Author: Cristina Daiana Duarte | Email: email@example.com
Cristina Daiana Duarte 1°, Francisco Ramiro Iaconis 1°, Marianela Pacheco 3°, Juan Ignacio Ruíz Díaz 2°, Ángel Javier Tabullo 4°, Claudio Augusto Delrieux 2°, Gustavo Gasaneo 1°
1° Instituto de Física del Sur (Ifisur), Departamento de Física, Universidad Nacional del Sur, CONICET, Bahía Blanca
2° Departamento de Ingeniería Eléctrica y Computadoras, Universidad Nacional del Sur, CONICET, Bahía Blanca
3° Universidad Nacional de Córdoba, CONICET
4° INCIHUSA (Instituto de Ciencias Humanas Sociales y Ambientales), CONICET
We propose novel visual-auditory multisensory signal analysis techniques to explore how auditory and visual stimuli processing interact, and how one modality is managed when attention is captured by the other. We conducted an experiment that modified traditional speech audiometry by introducing visual stimuli, where images were integrated into conventional setup. This experiment combines eye-tracking and brain EEG signals, with the aim to discriminate different auditory thresholds from brain activity and eye movement.
Six participants followed two experimental phases. Initially, disyllabic words were presented in auditory form at an intensity loud enough for allowing accurate discrimination. At the same time two images were presented on a computer screen. The subjects were instructed to choose the image corresponding to the heard word. In the second part, a similar sequence was repeated with a lower auditory level (only fifty percent of words could be recognized).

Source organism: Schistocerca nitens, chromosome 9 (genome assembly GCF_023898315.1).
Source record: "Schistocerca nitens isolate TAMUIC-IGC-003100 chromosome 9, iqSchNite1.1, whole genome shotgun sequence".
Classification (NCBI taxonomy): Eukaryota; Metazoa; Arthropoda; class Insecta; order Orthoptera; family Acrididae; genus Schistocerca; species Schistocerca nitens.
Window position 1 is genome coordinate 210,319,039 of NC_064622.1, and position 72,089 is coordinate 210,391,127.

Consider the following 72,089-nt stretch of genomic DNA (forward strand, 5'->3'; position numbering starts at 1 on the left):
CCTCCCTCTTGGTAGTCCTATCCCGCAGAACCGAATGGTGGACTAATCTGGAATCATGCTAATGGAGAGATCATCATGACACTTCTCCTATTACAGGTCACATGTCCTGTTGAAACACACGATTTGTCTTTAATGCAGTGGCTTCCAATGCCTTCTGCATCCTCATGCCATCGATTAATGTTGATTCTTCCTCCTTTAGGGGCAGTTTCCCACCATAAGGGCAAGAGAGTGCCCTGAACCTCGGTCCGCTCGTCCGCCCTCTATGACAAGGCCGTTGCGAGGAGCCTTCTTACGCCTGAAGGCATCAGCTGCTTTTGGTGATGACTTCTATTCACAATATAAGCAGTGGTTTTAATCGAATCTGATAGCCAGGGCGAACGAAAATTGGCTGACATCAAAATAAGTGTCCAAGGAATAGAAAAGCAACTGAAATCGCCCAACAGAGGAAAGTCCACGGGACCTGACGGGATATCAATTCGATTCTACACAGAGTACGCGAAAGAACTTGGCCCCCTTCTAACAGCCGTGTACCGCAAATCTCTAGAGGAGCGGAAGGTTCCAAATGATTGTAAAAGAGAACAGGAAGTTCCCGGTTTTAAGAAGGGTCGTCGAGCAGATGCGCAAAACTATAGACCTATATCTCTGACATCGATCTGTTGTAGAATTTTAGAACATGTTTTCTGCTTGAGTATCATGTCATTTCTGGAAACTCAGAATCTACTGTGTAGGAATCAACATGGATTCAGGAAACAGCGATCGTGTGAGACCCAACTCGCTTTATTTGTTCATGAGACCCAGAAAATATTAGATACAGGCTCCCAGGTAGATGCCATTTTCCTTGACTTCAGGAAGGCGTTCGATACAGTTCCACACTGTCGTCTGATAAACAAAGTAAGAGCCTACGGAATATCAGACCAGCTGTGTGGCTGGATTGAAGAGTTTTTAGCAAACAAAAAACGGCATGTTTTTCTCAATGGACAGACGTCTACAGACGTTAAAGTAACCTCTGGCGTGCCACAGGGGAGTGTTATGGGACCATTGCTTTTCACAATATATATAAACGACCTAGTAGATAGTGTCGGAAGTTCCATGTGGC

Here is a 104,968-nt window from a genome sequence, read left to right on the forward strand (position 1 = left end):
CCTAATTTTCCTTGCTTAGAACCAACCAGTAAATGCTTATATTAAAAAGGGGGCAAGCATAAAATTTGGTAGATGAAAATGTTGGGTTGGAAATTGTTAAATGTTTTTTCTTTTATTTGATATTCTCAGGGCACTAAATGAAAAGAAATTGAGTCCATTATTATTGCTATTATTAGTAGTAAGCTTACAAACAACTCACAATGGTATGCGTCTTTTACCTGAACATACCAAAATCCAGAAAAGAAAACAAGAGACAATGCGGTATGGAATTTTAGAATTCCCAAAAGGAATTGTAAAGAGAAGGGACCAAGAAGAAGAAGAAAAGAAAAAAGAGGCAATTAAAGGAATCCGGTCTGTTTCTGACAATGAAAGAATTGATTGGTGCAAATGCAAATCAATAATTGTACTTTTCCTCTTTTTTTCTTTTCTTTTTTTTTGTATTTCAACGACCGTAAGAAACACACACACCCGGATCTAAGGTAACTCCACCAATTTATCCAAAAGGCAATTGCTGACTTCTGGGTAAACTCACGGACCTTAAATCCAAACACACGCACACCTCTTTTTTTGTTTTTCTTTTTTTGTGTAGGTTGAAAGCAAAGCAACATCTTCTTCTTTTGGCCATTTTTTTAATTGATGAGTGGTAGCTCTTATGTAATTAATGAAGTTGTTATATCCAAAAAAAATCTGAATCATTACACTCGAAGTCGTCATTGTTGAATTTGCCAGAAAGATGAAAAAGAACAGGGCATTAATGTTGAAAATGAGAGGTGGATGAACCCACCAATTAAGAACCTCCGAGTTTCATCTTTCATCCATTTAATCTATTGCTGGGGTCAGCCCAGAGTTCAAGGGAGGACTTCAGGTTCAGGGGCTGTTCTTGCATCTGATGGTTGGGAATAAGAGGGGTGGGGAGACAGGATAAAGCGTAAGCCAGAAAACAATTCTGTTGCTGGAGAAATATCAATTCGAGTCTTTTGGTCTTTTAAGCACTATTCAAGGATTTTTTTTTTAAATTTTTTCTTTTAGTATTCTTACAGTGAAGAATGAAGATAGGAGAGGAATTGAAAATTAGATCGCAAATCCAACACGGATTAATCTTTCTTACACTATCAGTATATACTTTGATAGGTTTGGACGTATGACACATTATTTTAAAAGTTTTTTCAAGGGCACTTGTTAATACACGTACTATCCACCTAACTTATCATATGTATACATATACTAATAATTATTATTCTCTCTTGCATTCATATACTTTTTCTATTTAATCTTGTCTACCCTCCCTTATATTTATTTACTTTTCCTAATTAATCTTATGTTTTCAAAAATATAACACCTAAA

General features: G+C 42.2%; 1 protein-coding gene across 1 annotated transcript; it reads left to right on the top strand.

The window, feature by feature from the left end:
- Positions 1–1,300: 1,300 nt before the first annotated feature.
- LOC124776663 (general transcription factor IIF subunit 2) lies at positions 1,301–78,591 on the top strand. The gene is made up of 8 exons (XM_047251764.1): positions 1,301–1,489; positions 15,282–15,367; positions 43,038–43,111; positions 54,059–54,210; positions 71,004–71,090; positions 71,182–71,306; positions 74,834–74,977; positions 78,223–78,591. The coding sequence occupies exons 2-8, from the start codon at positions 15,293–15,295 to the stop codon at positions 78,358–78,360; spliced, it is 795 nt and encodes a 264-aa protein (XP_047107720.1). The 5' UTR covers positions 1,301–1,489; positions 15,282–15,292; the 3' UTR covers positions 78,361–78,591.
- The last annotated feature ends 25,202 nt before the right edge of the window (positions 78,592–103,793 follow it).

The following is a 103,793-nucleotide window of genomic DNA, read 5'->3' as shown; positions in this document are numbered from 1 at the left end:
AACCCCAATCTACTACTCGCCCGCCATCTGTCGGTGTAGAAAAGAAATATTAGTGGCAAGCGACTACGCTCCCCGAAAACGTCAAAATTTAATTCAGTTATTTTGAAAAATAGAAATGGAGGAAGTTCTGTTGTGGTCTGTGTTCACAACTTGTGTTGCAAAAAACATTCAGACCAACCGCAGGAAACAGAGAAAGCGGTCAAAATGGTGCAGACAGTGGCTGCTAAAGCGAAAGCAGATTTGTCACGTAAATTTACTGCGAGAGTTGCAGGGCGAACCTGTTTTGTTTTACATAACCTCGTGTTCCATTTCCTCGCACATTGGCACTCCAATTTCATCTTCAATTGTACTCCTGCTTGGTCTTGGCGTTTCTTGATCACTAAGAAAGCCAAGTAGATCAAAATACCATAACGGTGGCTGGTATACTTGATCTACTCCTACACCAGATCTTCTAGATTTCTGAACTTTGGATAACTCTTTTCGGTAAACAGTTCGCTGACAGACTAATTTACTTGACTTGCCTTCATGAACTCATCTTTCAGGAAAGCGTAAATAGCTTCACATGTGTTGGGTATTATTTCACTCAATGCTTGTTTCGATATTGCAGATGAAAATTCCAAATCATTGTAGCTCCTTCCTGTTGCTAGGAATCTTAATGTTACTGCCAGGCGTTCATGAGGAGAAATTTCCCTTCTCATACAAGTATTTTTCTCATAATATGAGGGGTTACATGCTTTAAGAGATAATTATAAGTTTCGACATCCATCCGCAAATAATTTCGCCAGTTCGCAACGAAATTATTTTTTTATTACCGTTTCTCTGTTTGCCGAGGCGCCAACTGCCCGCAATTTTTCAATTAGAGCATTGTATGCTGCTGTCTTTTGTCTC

Pupil size and gaze paths were tracked synchronically with the EEG signal during the experiments. Novel statistical-complexity-based evaluation methods were applied to these fused signals. The evaluated parameters were used as feature vectors to represent these signals, with which a classification model was trained. We used three different classification models (Decision Trees, Random Forest, K-Nearest Neighbors). The best model achieved a 79% accuracy in threshold determination.